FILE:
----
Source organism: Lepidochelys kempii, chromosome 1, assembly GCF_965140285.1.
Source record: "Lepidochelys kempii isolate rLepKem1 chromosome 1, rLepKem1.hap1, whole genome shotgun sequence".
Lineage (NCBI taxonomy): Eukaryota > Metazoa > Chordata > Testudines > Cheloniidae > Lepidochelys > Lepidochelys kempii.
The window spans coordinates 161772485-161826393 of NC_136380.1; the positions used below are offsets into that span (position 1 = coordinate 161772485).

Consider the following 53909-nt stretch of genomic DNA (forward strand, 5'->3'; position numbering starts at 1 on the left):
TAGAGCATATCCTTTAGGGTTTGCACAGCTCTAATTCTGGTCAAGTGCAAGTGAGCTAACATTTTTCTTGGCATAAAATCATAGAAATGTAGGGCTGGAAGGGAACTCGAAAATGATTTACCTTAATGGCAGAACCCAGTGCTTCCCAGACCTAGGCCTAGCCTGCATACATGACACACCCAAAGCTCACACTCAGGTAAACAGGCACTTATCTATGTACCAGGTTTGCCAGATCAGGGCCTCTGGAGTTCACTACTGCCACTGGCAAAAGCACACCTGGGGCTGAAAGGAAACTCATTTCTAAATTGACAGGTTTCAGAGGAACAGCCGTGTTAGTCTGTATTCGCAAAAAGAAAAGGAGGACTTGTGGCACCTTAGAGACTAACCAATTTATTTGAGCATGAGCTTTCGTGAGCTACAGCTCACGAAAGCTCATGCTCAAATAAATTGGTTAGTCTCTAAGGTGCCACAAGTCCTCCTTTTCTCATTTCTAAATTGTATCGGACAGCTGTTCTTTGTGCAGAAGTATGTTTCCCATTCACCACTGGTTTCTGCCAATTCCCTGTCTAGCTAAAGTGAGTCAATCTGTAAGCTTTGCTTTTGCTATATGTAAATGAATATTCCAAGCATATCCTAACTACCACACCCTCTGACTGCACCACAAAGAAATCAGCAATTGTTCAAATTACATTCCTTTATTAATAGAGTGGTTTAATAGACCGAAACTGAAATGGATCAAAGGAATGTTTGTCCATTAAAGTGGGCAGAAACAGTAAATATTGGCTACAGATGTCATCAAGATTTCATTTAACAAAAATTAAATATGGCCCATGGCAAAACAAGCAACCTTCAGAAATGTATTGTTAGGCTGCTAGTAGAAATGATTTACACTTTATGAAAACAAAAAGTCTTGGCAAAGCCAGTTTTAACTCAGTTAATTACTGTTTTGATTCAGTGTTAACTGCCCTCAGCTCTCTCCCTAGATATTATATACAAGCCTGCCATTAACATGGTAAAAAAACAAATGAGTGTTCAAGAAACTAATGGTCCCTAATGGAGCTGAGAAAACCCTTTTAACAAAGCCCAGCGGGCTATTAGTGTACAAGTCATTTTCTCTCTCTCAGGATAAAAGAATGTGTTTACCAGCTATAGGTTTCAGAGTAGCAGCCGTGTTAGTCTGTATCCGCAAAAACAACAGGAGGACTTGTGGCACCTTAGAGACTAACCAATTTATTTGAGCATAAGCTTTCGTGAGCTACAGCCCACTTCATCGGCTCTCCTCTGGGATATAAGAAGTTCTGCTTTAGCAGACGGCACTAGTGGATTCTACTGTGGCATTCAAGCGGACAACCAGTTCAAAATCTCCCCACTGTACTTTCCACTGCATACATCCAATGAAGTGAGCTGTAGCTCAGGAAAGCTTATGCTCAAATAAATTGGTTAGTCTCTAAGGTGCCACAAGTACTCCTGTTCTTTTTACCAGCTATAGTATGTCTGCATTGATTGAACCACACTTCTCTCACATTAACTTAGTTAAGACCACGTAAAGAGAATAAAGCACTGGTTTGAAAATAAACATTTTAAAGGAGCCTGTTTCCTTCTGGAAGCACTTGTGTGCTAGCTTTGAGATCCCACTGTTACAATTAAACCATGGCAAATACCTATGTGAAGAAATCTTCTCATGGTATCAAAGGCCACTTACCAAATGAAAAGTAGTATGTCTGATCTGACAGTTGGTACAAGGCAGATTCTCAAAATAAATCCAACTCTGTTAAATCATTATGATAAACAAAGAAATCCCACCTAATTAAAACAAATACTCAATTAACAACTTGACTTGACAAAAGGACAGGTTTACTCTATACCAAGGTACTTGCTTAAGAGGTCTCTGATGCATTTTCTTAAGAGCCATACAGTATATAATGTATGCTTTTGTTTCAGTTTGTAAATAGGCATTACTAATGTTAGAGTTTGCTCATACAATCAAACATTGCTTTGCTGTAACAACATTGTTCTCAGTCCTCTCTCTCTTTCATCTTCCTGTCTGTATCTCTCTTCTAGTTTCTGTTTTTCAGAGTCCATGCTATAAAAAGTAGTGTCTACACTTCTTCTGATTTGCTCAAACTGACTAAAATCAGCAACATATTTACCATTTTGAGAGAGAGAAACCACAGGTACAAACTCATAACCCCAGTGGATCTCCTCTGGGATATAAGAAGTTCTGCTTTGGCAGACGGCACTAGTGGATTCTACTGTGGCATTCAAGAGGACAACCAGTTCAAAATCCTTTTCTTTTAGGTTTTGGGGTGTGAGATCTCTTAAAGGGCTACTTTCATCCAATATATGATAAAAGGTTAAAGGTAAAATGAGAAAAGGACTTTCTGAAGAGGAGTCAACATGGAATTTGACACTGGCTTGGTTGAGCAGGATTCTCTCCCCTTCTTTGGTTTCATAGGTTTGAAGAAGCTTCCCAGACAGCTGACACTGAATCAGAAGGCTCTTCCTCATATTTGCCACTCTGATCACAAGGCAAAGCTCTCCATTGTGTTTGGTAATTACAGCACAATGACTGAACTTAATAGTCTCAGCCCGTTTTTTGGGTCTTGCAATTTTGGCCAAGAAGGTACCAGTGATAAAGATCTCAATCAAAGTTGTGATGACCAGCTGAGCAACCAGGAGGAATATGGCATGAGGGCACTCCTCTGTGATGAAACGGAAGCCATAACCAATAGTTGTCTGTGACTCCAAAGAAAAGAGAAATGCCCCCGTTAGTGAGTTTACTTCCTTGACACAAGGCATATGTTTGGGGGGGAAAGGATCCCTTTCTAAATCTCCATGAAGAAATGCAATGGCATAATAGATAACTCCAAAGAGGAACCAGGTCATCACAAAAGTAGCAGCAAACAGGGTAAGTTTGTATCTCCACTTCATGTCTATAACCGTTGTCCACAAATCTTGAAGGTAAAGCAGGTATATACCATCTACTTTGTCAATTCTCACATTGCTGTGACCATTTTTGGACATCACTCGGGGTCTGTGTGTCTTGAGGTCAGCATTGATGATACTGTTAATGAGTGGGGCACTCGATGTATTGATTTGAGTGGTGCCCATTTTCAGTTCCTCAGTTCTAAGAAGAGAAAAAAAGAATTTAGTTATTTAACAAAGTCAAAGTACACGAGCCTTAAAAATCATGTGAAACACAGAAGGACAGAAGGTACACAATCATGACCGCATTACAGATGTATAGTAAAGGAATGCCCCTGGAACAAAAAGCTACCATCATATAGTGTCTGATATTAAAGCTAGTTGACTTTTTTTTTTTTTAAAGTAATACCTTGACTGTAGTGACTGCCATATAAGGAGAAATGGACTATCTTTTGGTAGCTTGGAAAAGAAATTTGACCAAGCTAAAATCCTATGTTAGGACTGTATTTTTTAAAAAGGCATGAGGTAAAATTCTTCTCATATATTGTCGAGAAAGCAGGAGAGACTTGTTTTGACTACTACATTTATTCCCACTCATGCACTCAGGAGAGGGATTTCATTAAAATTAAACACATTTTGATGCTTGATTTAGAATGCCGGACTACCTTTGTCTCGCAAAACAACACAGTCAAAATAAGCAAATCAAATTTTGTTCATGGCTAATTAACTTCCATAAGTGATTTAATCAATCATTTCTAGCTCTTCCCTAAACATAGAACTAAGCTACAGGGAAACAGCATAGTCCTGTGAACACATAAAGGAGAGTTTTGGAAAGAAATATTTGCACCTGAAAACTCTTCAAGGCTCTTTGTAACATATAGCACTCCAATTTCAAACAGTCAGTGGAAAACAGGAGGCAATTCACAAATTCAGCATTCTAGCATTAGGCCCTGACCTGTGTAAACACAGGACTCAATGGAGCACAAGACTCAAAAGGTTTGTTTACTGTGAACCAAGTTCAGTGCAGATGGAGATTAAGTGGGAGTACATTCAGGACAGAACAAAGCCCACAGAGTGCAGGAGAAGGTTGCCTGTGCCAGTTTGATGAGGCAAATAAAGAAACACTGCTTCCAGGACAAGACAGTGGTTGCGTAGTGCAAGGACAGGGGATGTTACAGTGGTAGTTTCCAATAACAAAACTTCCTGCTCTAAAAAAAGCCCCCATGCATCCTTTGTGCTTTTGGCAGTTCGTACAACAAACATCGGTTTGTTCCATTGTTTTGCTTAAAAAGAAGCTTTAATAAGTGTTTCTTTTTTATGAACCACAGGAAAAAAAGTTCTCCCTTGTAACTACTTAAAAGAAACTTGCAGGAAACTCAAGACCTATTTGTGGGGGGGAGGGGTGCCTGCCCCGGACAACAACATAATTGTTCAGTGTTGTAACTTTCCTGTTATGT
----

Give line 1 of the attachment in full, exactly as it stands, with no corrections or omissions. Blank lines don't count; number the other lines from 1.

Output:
Source organism: Lepidochelys kempii, chromosome 1, assembly GCF_965140285.1.